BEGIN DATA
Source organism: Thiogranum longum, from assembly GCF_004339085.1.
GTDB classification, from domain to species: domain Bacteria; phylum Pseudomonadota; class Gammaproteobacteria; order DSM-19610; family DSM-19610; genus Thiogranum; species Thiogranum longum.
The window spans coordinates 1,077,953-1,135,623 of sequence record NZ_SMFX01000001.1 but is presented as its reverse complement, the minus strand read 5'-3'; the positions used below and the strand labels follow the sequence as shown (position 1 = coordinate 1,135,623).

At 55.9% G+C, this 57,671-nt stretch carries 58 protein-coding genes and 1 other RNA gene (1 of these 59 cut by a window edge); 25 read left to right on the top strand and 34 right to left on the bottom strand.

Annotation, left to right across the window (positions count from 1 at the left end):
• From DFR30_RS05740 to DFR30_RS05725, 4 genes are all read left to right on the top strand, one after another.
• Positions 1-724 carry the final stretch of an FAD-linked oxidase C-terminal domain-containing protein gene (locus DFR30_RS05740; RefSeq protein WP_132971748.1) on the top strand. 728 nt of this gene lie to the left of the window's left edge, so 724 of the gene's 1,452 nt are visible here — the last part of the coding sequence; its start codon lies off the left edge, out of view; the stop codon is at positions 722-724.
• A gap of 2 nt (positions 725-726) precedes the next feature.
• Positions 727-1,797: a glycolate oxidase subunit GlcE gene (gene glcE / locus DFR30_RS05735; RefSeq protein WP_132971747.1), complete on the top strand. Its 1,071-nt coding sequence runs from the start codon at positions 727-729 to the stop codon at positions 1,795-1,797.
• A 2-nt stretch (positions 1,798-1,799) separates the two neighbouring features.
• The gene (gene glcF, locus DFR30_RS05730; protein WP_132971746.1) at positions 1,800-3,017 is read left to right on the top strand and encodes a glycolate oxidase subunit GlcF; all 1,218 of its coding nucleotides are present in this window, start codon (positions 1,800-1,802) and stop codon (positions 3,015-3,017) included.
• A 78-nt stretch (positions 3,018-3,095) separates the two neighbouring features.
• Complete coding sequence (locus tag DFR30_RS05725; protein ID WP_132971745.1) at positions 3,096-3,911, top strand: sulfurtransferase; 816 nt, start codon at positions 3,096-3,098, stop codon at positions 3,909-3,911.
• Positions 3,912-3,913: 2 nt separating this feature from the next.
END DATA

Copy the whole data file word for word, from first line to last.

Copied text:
Source organism: Thiogranum longum, from assembly GCF_004339085.1.
GTDB classification, from domain to species: domain Bacteria; phylum Pseudomonadota; class Gammaproteobacteria; order DSM-19610; family DSM-19610; genus Thiogranum; species Thiogranum longum.
The window spans coordinates 1,077,953-1,135,623 of sequence record NZ_SMFX01000001.1 but is presented as its reverse complement, the minus strand read 5'-3'; the positions used below and the strand labels follow the sequence as shown (position 1 = coordinate 1,135,623).

At 55.9% G+C, this 57,671-nt stretch carries 58 protein-coding genes and 1 other RNA gene (1 of these 59 cut by a window edge); 25 read left to right on the top strand and 34 right to left on the bottom strand.

Annotation, left to right across the window (positions count from 1 at the left end):
• From DFR30_RS05740 to DFR30_RS05725, 4 genes are all read left to right on the top strand, one after another.
• Positions 1-724 carry the final stretch of an FAD-linked oxidase C-terminal domain-containing protein gene (locus DFR30_RS05740; RefSeq protein WP_132971748.1) on the top strand. 728 nt of this gene lie to the left of the window's left edge, so 724 of the gene's 1,452 nt are visible here — the last part of the coding sequence; its start codon lies off the left edge, out of view; the stop codon is at positions 722-724.
• A gap of 2 nt (positions 725-726) precedes the next feature.
• Positions 727-1,797: a glycolate oxidase subunit GlcE gene (gene glcE / locus DFR30_RS05735; RefSeq protein WP_132971747.1), complete on the top strand. Its 1,071-nt coding sequence runs from the start codon at positions 727-729 to the stop codon at positions 1,795-1,797.
• A 2-nt stretch (positions 1,798-1,799) separates the two neighbouring features.
• The gene (gene glcF, locus DFR30_RS05730; protein WP_132971746.1) at positions 1,800-3,017 is read left to right on the top strand and encodes a glycolate oxidase subunit GlcF; all 1,218 of its coding nucleotides are present in this window, start codon (positions 1,800-1,802) and stop codon (positions 3,015-3,017) included.
• A 78-nt stretch (positions 3,018-3,095) separates the two neighbouring features.
• Complete coding sequence (locus tag DFR30_RS05725; protein ID WP_132971745.1) at positions 3,096-3,911, top strand: sulfurtransferase; 816 nt, start codon at positions 3,096-3,098, stop codon at positions 3,909-3,911.
• Positions 3,912-3,913: 2 nt separating this feature from the next.